[:en]The EU Aid Volunteers Technical Assistance project that we started in 2015 has just had its final evaluation meeting! The Technical Assistance project has seen the consortium members (from Alianza por la Solidaridad, HBAid, GVC and Volonteurope) travel to nine different European countries to provide Technical Assistance to sixteen different organisations. In every case, we have helped increase capacity, provided invaluable advice and also learnt lots about the beneficiary organisations.


The EU Aid Volunteers initiative was devised and funded by the European Commission, and recognises the extent to which humanitarian organisations rely on the help of volunteers to deliver aid to disaster-struck communities. Furthermore, it recognises that volunteering abroad is a way for European citizens to support developing countries while gaining invaluable experience.  All too often however, aid volunteers are deployed to crisis zones without undergoing sufficient screening or training. While in some cases this renders volunteers merely ineffective, in others it can put both volunteers and local communities at risk.


The European Commission’s EU Aid Volunteers initiative aimed to unite volunteers and voluntary organisations from across Europe by offering practical support in the planning and implementation of humanitarian aid projects. To maximise positive impact and ensure the safety of both volunteers and local communities, sending and receiving organisations working with the EU Aid Volunteers programme have been subject to rigorous standards set by the Commission.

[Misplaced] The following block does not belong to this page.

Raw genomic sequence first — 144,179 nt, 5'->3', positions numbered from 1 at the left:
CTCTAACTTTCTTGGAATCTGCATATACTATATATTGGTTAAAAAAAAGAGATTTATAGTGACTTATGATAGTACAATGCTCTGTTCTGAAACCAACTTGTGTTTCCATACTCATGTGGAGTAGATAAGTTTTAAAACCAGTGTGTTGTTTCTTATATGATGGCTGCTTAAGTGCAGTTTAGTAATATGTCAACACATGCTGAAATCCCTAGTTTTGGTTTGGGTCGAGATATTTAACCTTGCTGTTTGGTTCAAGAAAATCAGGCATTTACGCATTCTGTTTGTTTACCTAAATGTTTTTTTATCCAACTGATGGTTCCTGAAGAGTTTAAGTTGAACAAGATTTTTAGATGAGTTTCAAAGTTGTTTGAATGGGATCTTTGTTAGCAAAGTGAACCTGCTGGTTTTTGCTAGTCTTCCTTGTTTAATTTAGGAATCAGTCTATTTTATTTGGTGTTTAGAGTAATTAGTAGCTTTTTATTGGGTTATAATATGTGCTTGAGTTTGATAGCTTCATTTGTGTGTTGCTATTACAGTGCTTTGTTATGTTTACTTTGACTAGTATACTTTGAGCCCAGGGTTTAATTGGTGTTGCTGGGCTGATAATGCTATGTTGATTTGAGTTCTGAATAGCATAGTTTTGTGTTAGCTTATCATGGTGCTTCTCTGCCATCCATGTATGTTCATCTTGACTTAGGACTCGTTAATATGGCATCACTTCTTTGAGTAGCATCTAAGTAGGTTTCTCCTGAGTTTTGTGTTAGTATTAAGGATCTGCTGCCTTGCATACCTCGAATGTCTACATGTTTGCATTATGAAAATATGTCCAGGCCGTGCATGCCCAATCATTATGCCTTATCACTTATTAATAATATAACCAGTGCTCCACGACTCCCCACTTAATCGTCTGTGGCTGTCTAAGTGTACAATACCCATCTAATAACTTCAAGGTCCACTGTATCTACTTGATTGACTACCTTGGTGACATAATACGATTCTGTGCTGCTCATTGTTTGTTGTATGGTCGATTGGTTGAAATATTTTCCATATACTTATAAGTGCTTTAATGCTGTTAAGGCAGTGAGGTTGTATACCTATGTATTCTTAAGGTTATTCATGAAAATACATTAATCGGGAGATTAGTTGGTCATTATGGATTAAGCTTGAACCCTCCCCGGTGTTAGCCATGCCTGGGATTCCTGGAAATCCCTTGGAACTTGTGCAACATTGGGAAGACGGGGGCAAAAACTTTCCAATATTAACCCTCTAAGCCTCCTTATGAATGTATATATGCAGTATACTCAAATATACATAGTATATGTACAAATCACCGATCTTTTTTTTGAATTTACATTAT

Joining together as a consortium in 2015 to implement the project, Alianza por la Solidaridad, Hungarian Baptist Aid, GVC and Volonteurope combined wide expertise in humanitarian aid and volunteer management to support the implementation of the initiative through offering Technical Assistance. This Technical Assistance involved building the capacity of organisations involved in sending volunteers on humanitarian aid missions, and helping these same organisations prepare for accreditation under the scheme.


When the EU Aid Volunteers programme was first established, only twelve organisations across the European Union were accredited to send volunteers through the initiative. Through accessing Volonteurope’s wide network of members across Europe, as well as mapping potential interested organisations, the Technical Assistance consortium has worked with 16 organisations to first evaluate their processes, policies and statutes, and then to increase their capacity before they go on to apply for accreditation.


And this week, all the consortium partners have been in Brussels, meeting with representatives from EACEA and DG ECHO, discussing the future of the project and also its successes and challenges. We were also joined by representatives from Tulip Foundation, Foundation for Africa, Chance for Life and ASUR, who gave some really valuable perspectives on their own experiences of being involved in the project. We also spoke about how to ensure the sustainability of the project going forward, and the important role that the Focal Points will play in this.


I have tweeted about this quite a lot recently, but another factor that will help guarantee the future of the project is the Volonteurope platform, and the EU Aid Volunteers section on the website. The platform is still a place where interested organisations can get together and contact other organisations involved in the EU Aid Volunteers project. Furthermore, all the resources and Guidelines that we have produced as part of the project are hosted on the EU Aid Volunteers page of the Volonteurope website. They are free to download, and are fantastic help when it comes to tackling the accreditation. Please do have a look at them because they are a great resource.[:]